Importance of Amending Immigration Documents

Generally, a company needs to file an amended petition for their employee whenever there are “material changes” in employment, such as a change in corporate relationships, or a change in employment (job duties, job requirements, job location). In most cases, the change must be reported by filing an amended petition with the government when it happens, although it is not always practical to do so.

The risks of not reporting these changes right away was highlighted recently when a client presented his L-1A amendment petition at U.S. Customs and Border Protection (CBP) upon reentry to the U.S. from Canada. The individual had changed positions within the same company in August 2018 without notifying us. When the individual changed positions, he also moved into a different department; therefore, an amendment to his L-1A classification was necessary. Since he presented his amendment documents more than six months after the position change, he was questioned more extensively by the CBP Officer about the delay in reporting the change. The Officer also stated that a delay in reporting a change could result in charges of fraud and restricted entry into the U.S. in the future since he had used old documents to travel into the United States in the meantime.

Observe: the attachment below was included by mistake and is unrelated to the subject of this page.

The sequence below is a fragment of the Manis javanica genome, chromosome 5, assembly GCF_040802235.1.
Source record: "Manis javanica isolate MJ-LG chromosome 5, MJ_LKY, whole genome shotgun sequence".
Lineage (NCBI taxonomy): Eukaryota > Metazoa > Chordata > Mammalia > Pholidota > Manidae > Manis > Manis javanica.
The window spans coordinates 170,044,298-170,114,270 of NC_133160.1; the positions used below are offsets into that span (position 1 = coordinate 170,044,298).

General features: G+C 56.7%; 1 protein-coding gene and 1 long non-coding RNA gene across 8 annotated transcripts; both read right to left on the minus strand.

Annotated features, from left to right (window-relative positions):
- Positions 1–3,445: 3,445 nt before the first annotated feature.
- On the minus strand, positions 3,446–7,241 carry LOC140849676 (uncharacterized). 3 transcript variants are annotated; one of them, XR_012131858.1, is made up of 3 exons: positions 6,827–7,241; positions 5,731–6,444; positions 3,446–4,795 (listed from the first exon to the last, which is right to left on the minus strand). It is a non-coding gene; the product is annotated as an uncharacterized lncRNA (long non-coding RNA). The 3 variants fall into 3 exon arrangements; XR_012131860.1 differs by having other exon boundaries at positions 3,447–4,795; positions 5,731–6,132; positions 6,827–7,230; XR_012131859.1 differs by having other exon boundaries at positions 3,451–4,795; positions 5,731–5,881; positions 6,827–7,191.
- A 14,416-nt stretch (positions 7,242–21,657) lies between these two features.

The standard for amending differs from one nonimmigrant classification to the next. The following is a sampling of nonimmigrant visa classifications and when an amendment is required under each:

  • L-1 (not under a Blanket Certification): a material change in employment, including a 50% change in duties or a change in location of previously approved classification.
  • H-1B and E-3: a material change in employment, including a change in worksite location outside of the metropolitan statistical area (MSA) or any other change that would require certification of a new Labor Condition Application.
  • TN: any change in employment that may affect eligibility under the TN visa classification, such as transfer to a separately incorporated subsidiary or affiliate of the original petitioning employer or a job change.
  • E-1/E-2: fundamental change in the employer’s basic characteristics, such as, but not limited to, a merger, acquisition, or major event which affects the treaty investor or employee’s previously approved relationship with the organization or a job change.

In our recent example involving an L-1 under a Blanket Certification, if an individual is reassigned to an entity that is already listed on the Blanket OR if the individual changes position within the same entity, it is imperative to strategize on whether an amendment of the previously approved L-1 classification is necessary. As border officials are now coached to be aware of this issue and are raising the timeliness of amendment filings, it is in the best interest of the company and its employees to discuss all position changes for foreign nationals with Grzeca Law Group to assess whether an amendment is necessary.

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